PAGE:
The police surgeon, George William Henry Coward, testified to what he’d found at the Sommers’ house on 17 February:
His language was cautious, but he, too, mentioned the carving knife and said that he’d seen it at the Coroner’s inquest – again, something which hadn’t been mentioned in newspaper reports.
Then it was Julia Harrington‘s turn. She told the court:
I wonder why Celestina’d written Julia a letter. For evidence? When she married Thomas, Julia hadn’t signed the register, just made her mark. Perhaps she could read but not write? She didn’t mention what was in Celestina’s letter.
The fact that Celestina had been paying less does suggest that what she’d said about not being able to afford her daughter’s keep might have been a fact. Yet if her husband Charles was telling the truth, he’d always paid for the child’s keep as part of an arrangement made before they married. Maybe Celestina had topped up Charles’s 2/6 from her own earnings as a ‘vocalist’.
Apart from having her name in the papers yet again, the Old Bailey appearance was the end of my 3x great-grandmother Julia’s association with this story. But who can tell what pain it had caused her: losing the child she’d brought up from birth, the news of the murder, having to see little Celestina’s body and giving evidence in two courts, including the forbidding Old Bailey? I imagine it was traumatic for her.
The last witness was Charles Grobe, husband of Celestina Sommer’s sister Elizabeth Jane, who lived in Murray St. He said that he’d last seen little Celestina on the 16th of February, when her mother came to take her away, saying she’d got her a post as a greengrocer’s servant. They left at about 10 at night and he’d followed them (why? Did did he suspect something?) until they were inside 18 Linton St, when he went home.
That’s where the account in the Old Bailey Proceedings ended, apart from the verdict. The Times continued with William Ballantine’s address to the jury on Celestina’s behalf.
It was brief. He suggested that ‘there were circumstances in the case that would justify the jury in coming either to the conclusion that at the time the act was committed the prisoner, from some cause or other, was not in a state of mind to be responsible for her acts, or else that she was not actuated by that malice required by the law to constitute the act of murder.’
The Reading Mercury and Leeds Times elaborated, saying that he ‘urged that the ill-usage [Celestina] had received from her husband had so preyed upon her mind as to render her not a responsible agent.’
William Ballantine finished by suggesting to the jury that ‘they might find her guilty of a lesser crime which would still entail upon her the most severe punishment.’ A verdict such as ‘guilty but insane’ would mean a custodial sentence – but not death.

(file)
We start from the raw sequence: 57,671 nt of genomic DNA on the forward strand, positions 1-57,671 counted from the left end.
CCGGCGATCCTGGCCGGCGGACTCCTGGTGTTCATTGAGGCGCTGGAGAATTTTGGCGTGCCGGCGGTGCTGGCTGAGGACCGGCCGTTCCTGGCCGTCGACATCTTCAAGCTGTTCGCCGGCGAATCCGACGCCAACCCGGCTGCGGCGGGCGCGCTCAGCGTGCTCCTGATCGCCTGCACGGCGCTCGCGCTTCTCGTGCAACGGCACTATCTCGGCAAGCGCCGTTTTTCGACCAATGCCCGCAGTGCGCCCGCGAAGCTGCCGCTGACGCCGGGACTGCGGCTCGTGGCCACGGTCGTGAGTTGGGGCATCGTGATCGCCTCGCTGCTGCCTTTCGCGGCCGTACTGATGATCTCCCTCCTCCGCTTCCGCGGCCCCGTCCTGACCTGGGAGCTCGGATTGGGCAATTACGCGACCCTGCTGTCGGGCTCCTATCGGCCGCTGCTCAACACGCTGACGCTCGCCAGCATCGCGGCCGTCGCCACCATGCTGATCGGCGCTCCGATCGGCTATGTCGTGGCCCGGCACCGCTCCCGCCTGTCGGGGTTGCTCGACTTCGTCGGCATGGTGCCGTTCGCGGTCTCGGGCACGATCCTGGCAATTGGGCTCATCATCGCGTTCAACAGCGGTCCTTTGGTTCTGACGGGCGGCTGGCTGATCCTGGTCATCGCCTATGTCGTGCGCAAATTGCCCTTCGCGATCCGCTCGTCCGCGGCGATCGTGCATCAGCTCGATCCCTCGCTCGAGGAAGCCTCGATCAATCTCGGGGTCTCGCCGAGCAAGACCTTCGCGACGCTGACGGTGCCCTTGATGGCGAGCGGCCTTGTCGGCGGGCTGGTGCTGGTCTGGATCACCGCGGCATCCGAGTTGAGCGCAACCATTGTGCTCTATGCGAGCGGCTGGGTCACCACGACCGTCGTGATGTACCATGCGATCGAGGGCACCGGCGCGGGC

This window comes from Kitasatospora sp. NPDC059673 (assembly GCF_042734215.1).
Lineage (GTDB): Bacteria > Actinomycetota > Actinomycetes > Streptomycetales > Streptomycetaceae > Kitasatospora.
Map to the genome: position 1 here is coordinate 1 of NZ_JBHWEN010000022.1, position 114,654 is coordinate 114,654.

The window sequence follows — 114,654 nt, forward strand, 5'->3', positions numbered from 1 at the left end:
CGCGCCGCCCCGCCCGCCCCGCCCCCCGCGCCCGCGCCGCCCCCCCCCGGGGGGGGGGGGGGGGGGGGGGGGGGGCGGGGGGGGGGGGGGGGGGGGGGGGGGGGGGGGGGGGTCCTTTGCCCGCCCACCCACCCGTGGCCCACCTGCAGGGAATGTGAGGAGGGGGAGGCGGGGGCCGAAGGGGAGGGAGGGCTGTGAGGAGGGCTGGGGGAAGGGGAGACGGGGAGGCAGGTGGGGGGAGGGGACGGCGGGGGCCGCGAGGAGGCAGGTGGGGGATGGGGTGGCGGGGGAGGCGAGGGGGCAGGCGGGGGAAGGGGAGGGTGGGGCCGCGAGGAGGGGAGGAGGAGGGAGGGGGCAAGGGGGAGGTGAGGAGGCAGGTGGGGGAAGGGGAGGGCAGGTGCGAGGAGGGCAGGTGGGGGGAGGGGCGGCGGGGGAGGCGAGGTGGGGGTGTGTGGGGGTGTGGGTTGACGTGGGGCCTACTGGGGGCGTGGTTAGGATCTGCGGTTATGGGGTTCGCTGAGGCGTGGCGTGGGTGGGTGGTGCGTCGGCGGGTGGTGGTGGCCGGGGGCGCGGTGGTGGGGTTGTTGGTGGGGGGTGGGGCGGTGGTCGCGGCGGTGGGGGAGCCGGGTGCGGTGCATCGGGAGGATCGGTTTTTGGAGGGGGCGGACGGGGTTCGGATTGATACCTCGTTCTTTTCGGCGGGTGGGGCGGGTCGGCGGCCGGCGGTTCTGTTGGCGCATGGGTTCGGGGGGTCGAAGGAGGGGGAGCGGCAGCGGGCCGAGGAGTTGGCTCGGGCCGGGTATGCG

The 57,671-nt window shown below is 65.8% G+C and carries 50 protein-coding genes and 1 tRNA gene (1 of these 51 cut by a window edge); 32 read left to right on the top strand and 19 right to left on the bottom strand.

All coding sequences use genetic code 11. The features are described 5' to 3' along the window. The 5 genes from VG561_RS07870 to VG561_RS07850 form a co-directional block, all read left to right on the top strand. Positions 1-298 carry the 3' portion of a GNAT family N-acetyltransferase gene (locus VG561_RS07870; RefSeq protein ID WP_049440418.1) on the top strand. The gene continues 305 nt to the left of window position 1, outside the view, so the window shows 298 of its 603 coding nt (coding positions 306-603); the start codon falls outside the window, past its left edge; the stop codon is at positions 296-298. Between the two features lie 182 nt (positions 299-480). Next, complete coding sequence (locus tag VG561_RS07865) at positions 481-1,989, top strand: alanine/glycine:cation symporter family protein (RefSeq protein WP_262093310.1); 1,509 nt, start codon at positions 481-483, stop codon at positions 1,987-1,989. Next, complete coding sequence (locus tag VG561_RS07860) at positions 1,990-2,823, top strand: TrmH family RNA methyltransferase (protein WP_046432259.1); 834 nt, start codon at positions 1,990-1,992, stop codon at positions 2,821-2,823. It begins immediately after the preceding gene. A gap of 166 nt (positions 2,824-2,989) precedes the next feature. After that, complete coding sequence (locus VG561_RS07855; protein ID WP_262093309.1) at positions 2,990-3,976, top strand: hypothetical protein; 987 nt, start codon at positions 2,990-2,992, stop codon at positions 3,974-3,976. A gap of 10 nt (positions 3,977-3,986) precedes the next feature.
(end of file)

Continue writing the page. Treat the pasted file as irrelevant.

It was in vain. The chief judge in Celestina’s case, Charles Crompton, summed up and, as The Times put it, ‘the jury almost immediately found her guilty.’
The judges put on their black caps – a well-known sign that the death sentence was to be passed – and Justice Crompton said: ‘You have been convicted… of the dreadful crime of murdering your own child, a girl ten years of age. The evidence shows that you designedly took her away from the person in whose charge she was to your husband’s house, and that you there committed the dreadful crime.’
He went on to comment on the verdict:
It seems to overstate things for him to say that he didn’t remember a clearer case of murder. But Celestina’s crime had already become in some way special, and it would grow into an iconic cause célèbre.
Justice Crompton would not go into details of the crime, but continued:
We know that what Celestina had expected was to be found insane and to be released after a short time. But the judge went on, in the familiar and terrible words of the death sentence:
The Essex Standard added:
Charles Crompton asked ‘the usual formal question in such cases, whether the prisoner had anything to urge in stay of execution’, but the answer was no.
The papers ended their reports by describing Celestina’s anguish:
The Hereford Times described her as being in ‘an almost senseless state’.
Whether Celestina’s ‘intense mental agony’ during the trial was because she was hearing, again, the details of what she’d done to her daughter, or because these details sounded so damning, or perhaps because her defence lawyer, William Ballantine, had warned her that she was likely not to be found insane, we can only guess.
But it’s easy to imagine why she collapsed when she heard the sentence. All her hopes and fantasies were crushed. She was to hang, and the judge had warned her not to expect mercy.
Celestina Sommer was escorted along Dead Man’s Walk back to Newgate Prison, where she was to wait for her execution.
Old Bailey Online. Extracts quoted: Old Bailey Proceedings Online (www.oldbaileyonline.org, version 7.2, 08 August 2015), April 1856, trial of Celestina Somner (t18560407-457)
* Picture credits:
Old Bailey Proceedings (book form): Old Bailey Online, from microfilm produced by Hudson House Associates, Inc, under the imprint of Trans-Media Microfilms
Caricature from London Characters and the Humorous Side of London Life
William Ballantine, photograph: via Wikipedia
Newspaper reports: The British Library Board, via Findmypast, and The Times Digital Archive